What you can expectBy Mayo Clinic staff
The breast reconstruction process begins with the placement of a breast implant or tissue expander, either at the time of your mastectomy surgery (immediate reconstruction) or during a later procedure (delayed reconstruction). Breast reconstruction often requires multiple operations — even if you choose immediate reconstruction — so you'll likely face follow-up procedures later on.
A breast implant is a round or teardrop-shaped silicone shell, filled with salt water (saline) or silicone gel. A plastic surgeon places the implant behind the muscle in your chest (pectoral muscle) in a manner similar to what occurs during breast augmentation surgery.
Some women are able to have the permanent breast implant placed at the time of the mastectomy in a one-stage process. However, most women require a two-stage process, using a tissue expander before the permanent implant is placed.
Tissue expansion is a process that stretches your remaining chest skin and soft tissues to make room for the breast implant. The process takes place gradually, typically over several months.
Your surgeon places a tissue expander, similar to a balloon, under your pectoral muscle at the time of your mastectomy. The tissue expander has a small valve that your doctor can access by inserting a needle through your skin. Over the next few months your doctor or nurse injects saline into the valve, filling the balloon in stages. This gradual process allows the skin to stretch over time. You may experience moderate discomfort or a sensation of pressure as the implant expands.
After the tissue expansion process is complete, your surgeon performs a second surgery to remove the tissue expander and replace it with a permanent implant. Some tissue expanders are designed to be left in place permanently, so the second operation may be less extensive and require only local anesthesia.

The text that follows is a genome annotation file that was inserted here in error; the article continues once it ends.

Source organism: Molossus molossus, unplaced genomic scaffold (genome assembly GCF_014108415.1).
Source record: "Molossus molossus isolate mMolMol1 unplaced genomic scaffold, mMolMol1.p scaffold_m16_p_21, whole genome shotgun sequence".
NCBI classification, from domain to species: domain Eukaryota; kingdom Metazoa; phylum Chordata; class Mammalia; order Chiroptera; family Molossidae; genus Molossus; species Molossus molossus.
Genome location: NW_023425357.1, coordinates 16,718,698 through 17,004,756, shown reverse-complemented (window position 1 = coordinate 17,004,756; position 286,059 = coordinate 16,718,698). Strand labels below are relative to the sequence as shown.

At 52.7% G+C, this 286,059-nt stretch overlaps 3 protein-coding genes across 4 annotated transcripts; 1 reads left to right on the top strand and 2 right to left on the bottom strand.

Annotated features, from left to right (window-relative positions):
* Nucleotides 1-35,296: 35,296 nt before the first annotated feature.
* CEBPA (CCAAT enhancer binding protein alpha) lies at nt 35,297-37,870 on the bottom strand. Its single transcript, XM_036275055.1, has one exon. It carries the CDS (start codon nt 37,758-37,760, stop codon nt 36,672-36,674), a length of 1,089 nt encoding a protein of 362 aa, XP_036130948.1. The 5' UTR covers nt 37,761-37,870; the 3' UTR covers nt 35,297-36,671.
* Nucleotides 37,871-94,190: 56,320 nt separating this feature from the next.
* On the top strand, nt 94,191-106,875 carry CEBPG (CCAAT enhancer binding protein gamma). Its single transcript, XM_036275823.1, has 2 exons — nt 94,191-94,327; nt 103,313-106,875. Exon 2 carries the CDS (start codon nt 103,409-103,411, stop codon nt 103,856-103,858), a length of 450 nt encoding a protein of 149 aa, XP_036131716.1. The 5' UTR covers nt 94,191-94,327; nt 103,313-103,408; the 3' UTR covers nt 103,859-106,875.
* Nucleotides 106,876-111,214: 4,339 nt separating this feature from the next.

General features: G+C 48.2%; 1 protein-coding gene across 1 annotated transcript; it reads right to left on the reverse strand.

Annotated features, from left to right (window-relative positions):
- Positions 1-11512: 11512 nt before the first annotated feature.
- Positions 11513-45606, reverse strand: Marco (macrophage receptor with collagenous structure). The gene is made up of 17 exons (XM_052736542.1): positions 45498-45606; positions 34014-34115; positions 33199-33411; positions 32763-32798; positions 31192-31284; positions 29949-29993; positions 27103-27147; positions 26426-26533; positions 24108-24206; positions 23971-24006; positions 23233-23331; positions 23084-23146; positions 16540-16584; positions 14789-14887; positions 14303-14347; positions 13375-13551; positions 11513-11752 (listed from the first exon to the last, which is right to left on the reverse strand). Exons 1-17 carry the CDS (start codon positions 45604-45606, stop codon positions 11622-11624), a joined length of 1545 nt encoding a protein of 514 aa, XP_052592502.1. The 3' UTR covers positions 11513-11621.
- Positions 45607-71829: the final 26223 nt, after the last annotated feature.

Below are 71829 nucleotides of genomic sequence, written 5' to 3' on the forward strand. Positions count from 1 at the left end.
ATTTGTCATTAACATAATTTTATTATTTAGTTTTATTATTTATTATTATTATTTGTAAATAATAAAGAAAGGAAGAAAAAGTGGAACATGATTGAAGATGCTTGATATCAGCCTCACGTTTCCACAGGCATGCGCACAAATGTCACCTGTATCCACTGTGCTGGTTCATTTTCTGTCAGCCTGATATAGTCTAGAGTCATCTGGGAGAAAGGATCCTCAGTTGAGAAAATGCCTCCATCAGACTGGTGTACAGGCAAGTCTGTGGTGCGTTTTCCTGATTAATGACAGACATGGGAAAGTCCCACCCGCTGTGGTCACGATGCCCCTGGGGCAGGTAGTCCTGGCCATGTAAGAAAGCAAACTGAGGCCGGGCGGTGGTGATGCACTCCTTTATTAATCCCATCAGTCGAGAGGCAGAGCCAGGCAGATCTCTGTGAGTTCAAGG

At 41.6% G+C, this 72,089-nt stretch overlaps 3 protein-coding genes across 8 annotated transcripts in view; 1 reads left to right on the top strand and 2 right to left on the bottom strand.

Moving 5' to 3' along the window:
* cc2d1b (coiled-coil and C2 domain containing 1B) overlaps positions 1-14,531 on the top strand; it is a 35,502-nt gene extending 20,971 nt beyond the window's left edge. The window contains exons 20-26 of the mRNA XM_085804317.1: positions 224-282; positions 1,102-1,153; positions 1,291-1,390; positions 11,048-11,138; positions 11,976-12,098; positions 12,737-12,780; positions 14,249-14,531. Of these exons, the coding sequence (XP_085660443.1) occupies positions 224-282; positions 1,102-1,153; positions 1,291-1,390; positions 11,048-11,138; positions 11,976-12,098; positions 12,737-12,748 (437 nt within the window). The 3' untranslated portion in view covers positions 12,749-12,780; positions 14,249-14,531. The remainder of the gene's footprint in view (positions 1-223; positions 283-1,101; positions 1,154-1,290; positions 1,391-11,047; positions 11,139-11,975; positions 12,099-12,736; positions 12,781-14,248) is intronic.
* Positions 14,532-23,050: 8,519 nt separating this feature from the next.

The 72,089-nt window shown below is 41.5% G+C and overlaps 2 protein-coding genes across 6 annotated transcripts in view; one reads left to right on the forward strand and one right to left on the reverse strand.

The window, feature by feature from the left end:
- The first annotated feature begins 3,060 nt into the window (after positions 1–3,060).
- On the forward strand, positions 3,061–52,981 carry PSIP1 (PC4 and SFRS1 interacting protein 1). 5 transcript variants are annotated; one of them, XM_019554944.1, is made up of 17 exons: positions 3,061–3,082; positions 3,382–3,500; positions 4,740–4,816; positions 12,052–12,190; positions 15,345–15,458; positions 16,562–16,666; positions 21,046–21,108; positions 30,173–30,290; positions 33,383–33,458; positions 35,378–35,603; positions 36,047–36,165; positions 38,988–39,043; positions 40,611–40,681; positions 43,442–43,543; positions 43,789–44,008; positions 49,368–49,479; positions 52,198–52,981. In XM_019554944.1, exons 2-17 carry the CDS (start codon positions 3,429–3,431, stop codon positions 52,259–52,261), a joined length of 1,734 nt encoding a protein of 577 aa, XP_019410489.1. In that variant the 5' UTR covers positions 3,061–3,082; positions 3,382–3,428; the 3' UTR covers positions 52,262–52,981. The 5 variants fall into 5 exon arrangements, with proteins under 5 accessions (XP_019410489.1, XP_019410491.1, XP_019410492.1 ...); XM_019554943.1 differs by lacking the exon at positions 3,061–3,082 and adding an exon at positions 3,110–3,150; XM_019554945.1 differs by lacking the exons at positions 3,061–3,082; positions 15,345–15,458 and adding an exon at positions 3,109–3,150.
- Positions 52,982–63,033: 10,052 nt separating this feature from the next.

You may be tired and sore for a few weeks after your surgery. Your doctor can prescribe medication to control your pain. You may have drainage tubes in place for a short time after your surgery to remove excess fluids that collect in the surgical site. The drainage tubes remain in place until the amount of fluid draining substantially decreases.
You'll also have stitches (sutures) in place after your surgery. They'll probably be absorbable sutures, though, so you won't need to have them removed. Scarring is permanent, but the scars generally fade over time.
Getting back to normal activities may take up to six weeks or more. Take it easy during this period. Your doctor will let you know of any restrictions to your activities, such as avoiding overhead lifting or strenuous physical activities. Don't be surprised if it seems to take a long time to bounce back from surgery — some women report that it took as long as a year or two before they felt completely healed and back to normal.
Generally, you'll follow up with your plastic surgeon on a yearly basis to monitor your reconstructed breast. Make an appointment sooner than that, however, if you have any concerns about your reconstruction.
Breast reconstruction may also entail reconstruction of your nipple, if you choose, including tattooing to define the dark area of skin surrounding your nipple (areola).
Future breast cancer screening
If you've only had one breast reconstructed, you'll need to have screening mammography done regularly on your other breast. Mammography isn't usually necessary on breasts that have been reconstructed, as the mastectomy removes most of your breast tissue. You may opt to perform breast self-exams on your natural breast and the skin and surrounding area of your reconstructed breast. This may help you become familiar with the changes to your breast after surgery, so that you can be alert to any new changes and report those to your doctor.
Your doctor may recommend that you have a magnetic resonance imaging (MRI) test done every few years on your reconstructed breast to check for signs of implant rupture.
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